A mixture of sorbitol and gum arabic or gum acacia are placed in a cooking kettle with agitators and cooked until there is 65% solids as determined with a refractometer. After cooking, dried color, flavor and citric acid are added and when the batch of material has cooled to F., the active ingredient is added and the batch then placed in a cool receptacle and cast in tablet or other desired form in starch trays.

A separate base is prepared for an alertness product, such as one containing caffeine, in a formulation analogous to that of my copending application Ser. No. 368,- 340, filed May 8, 1964 now abandoned. The coffee base using soluble coffee as in my aforesaid copending application can be prepared for a release time up to 1 hour, which is particularly important when caffeine is the active ingredient to be released.

The invention is illustrated by the following nonlimitative examples.

EXAMPLE I Nitroglyn A gr. Prolinguals Formula:

Liquid sorbitol, 37 lb. 8 oz.

Powdered gum acacia, 7 lb. 8 oz.

Nitroglycerin beta-lactose mixture, oz.

Color, 30 gr.

Flavor, 2 oz.

Calcium cyclamate, 5 oz. 313 gr.

Soluble saccharin, 250 gr.

Formula for 20,000 pieces, molded to weigh 17.5 gr. each.

EXAMPLE II Isoproterenol HCl 15 mg. Prolinguals Formula:

Liquid sorbitol, 37 lb. 8 oz. Isoproterenol HCl, 300 grams Color, 30 gr. Flavor, 2 oz. Calcium cyclamate, 5 oz. 313 gr. Soluble saccharin, 250 gr.

Formula for 20,000 pieces, molded to weigh 17.5 gr. each.

The formulations of Examples I and H are prepared by the cooking and agitating procedure described above.

EXAMPLE III Cafieine gr. Prolinguals with coffee base Formula:

Soluble coffee, 14 lb.

Corn syrup solids, vegetable fat, sodium caseinate, lactose, dipotassium phosphate, artificial flavor, 6 lbs. emulsifier, riboflavin, carotene, together Caffeine, 11 oz. 188 gr.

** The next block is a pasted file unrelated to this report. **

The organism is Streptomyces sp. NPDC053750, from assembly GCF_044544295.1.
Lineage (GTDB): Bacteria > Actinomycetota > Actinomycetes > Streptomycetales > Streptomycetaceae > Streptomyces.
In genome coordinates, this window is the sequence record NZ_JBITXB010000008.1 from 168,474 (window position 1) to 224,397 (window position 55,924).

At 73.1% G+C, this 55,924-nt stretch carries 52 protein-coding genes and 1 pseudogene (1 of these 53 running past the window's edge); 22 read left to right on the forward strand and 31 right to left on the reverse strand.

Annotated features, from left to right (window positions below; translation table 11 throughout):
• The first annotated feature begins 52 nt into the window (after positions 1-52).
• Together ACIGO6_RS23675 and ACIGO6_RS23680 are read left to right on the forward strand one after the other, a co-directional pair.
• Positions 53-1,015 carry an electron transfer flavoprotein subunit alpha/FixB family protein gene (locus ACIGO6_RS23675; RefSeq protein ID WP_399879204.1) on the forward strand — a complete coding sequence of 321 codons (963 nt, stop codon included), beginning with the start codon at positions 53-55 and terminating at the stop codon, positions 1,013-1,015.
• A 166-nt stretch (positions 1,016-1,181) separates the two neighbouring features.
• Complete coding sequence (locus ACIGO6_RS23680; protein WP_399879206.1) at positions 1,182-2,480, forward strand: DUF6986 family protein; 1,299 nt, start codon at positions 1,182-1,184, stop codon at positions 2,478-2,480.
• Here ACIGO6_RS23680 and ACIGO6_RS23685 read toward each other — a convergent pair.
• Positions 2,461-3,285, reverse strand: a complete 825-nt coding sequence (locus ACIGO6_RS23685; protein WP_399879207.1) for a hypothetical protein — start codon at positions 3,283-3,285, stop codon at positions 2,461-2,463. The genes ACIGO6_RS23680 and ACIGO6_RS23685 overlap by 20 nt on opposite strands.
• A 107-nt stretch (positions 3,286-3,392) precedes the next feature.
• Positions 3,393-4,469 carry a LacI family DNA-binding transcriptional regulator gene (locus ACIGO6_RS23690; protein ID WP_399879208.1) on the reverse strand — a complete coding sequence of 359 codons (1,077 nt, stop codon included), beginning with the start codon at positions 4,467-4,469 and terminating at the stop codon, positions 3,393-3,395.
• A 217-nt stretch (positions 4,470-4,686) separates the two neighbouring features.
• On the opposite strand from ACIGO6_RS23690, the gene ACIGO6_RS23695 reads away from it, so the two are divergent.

Calcium cyclamate, 5 oz. 313 gr.

Soluble saccharin, 250 gr.

Formula for 20,000 tablets to be compressed at a weight of 7.25 gr. each.

EXAMPLE IV Glyceryl guaiacolate 1 /2 grains Formula:

Liquid sorbitol, 37 lb. 8 oz.

Powdered gum acacia, 7 lb. 8 oz.

Glyceryl guaiacolate, 4 lb. 5 oz.

Color, 30 gr.

Flavor, 2 oz.

Calcium cyclamate, 5 oz. 313 gr.

Soluble saccharin, 250 gr.

Formula for 20,000 pieces, molded to weight 19 grains per piece. This formula is used as a cough preparation.

EXAMPLE V Enzyme preparation Formula:

Liquid sorbitol, 37 lb. 8 oz.

Powdered gum acacia, 7 lb. 8 oz.

Amylase, 7 lb.

Protease, 7 lb.

Color, 30 gr.

Flavor, 2 oz.

Calcium cyclamate, 5 oz. 313 gr.

Soluble saccharin, 250 gr.

Formula for 20,000 pieces, molded to weigh 22 /2 grains each. This preparation contains 2,000 units each of amylase and protease, but can be varied to contain from 1,000 to 10,000 units each. The product is used as a tooth-cleaning agent and in periodontures.

4 EXAMPLE VI Terpin hydrate 5 gr., benzocaine 1 gr. Prolinguals Formula:

Liquid sorbitol, 37 lb. 8 oz. Powdered gum acacia, 7 lb. 8 oz. Terpin hydrate, 7 lb. Benzocaine, 3 lb. Color, 30 gr. Flavor, 2 oz. Calcium cyclamate, 5 oz. 313 gr. Soluble saccharin, 250 gr. Formula for 20,000 pieces, molded to weigh 23 /2 gr. This product is used as an expectorant.

EXAMPLE VII Dextromethorphan 25 mg. Formula:

Liquid sorbitol, 37 lb. 8 oz. Powdered gum acacia, 7 lb. 8 oz. Dextromethorphan, 1 lb. 2 oz. Color, 30- gr. Flavor, 2 oz. Calcium cyclamate, 5 oz. 313 gr. Soluble saccharin, 250 gr.

Formula for 20,000 pieces, molded to weigh 18 gr. This product is used as an antitussive.

The foregoing is intended as illustrative and not as limitative since, within the terms of the appended claims, various modifications may be made without departing from the invention. The invention is useful for a Wide variety of products of the types given above by way of example, but for other active ingredients, including without limitation thereto cardiovascular agents, dilating agents, hormones, sedatives, antihistamines, analgesics, reducing agents, antispasmodics, stimulants, antitussives, expectorants, vitamins, enzymes and antiasthmatics.

In addition, the base can be so prepared as to provide no release for the first 5 to 10 minutes followed by the gradual and continuous release above noted. This is advantageous where it is desired to start the medication after a short time delay to permit the patient to change his location or reach a nearby destination.

What is claimed is: